In the intense and eventful life of Guernica, all that was missing was a face-off with an android. But then again, if there is an iconic mural capable of dealing with any kind of company, no matter how modern or sophisticated, that would be Picasso’s famous cry against the horrors of war.
Despite its delicate health, Guernica seems timeless and ageless. That is why the arrival of Pablito, the nickname given to the robot now analyzing the painting in microscopic detail, does not really come as a shock.
The new resident of the Reina Sofía art museum in Madrid will share a room with the lord of the house until June, when it completes its comprehensive sweep of digital imaging, which will reveal all there is to know about this universal symbol, which still preserves the mystery of wounds that do not heal.
The robot, which takes around 1,000 photographs for every eight hours of work, will produce up to 24,000 images for every macrophoto of the 27-square-meter mural.
“And we will make at least five [macrophotos],” says Jorge García Gómez-Tejedor, chief of the museum’s preservation and restoration department. “Two in infrared, one in ultraviolet, one in visible light, a multispectral one... In the end, all those photographs will overlap to create one final image with which we can conduct all the studies we want, and will let us investigate as never before the material history of the painting.”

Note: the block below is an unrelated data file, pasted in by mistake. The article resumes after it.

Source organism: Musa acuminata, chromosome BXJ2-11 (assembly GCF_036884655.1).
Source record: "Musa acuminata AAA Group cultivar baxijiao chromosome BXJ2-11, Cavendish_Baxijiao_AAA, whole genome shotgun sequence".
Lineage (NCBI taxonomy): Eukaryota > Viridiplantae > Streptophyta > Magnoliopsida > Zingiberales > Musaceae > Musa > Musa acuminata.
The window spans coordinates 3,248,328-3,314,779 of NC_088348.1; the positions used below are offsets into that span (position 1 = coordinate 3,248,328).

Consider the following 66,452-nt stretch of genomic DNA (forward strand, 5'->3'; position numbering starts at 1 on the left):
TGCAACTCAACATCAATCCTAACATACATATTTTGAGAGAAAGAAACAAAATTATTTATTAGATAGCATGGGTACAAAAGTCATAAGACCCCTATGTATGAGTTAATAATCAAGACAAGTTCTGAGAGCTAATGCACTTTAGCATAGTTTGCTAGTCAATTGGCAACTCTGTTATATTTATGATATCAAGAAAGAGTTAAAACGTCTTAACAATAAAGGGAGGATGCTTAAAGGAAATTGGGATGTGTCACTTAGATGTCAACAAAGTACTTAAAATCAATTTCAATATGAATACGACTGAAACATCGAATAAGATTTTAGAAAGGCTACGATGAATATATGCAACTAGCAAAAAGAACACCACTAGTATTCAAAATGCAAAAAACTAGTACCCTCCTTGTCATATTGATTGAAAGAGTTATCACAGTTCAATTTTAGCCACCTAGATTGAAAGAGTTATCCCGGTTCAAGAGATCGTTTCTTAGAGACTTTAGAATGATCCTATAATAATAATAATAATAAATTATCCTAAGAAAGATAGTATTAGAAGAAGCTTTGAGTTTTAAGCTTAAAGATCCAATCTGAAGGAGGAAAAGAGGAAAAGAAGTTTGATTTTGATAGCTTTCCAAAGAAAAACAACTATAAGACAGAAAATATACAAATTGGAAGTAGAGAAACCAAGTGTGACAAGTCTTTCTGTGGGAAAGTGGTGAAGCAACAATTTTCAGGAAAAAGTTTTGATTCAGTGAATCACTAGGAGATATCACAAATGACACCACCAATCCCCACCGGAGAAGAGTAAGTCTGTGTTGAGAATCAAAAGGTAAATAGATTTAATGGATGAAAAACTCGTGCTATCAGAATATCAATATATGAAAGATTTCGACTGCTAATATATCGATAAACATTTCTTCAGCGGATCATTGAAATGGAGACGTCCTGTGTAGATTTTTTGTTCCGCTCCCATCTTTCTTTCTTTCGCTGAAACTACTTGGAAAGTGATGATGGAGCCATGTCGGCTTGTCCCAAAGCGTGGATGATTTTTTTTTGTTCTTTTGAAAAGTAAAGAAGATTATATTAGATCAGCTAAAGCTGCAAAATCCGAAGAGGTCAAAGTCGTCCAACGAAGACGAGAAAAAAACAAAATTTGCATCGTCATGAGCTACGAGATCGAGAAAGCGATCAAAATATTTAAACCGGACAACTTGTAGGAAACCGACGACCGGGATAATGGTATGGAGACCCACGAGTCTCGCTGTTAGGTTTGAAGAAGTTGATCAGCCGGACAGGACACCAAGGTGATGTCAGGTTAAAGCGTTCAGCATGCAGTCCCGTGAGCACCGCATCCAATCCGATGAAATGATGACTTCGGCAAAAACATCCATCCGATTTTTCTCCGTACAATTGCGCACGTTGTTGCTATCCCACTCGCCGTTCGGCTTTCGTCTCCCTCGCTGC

This “sewing” process will eventually allow for unprecedented studies of the mural.
Until the summer, the robot will be working at night to avoid bothering museumgoers, who can read an information panel to find out exactly what this 10-meter-long, five-meter-high, 1.5-ton creature is doing here.
The panel does not, however, give out the information that the robot was created in the Basque town of Hernani, at a factory that would rather not disclose its name. Construction was funded by the Telefónica Foundation, which declined to say how much it cost, either, although some sources place the price tag at around 300,000 euros.
Made of aluminum, iron and steel, the robot works as an automated mechanical system running along three axes. Its movements are directed by computer software (or manually if necessary), and it is accurate to 25 microns, making it one of the most precise robot cameras on the market.
The machine is the brainchild of the museum’s preservation and restoration department, which has spent the last few years developing a device purpose-built for Guernica.
“It was manufactured specifically for the painting, and is made to measure and tailored to meet its needs,” explains Humberto Durán, a restorer who specializes in computer applications and oversaw the development of the robot’s operating system.
Every night, Pablito will be left alone with Guernica to pick up on every one of its imperfections — from cracks and tears, to wax and resin buildup. In many cases, the existence of such faults is already known, but they will now be recorded in an oversized digital image that will never age.
“If any glitches occur at night, the machine will stop,” says Durán. Although the making of the painting is well documented through the photographs that Dora Maar took at the time of its creation, the robot will record all the changes made to the picture by Picasso as he went along.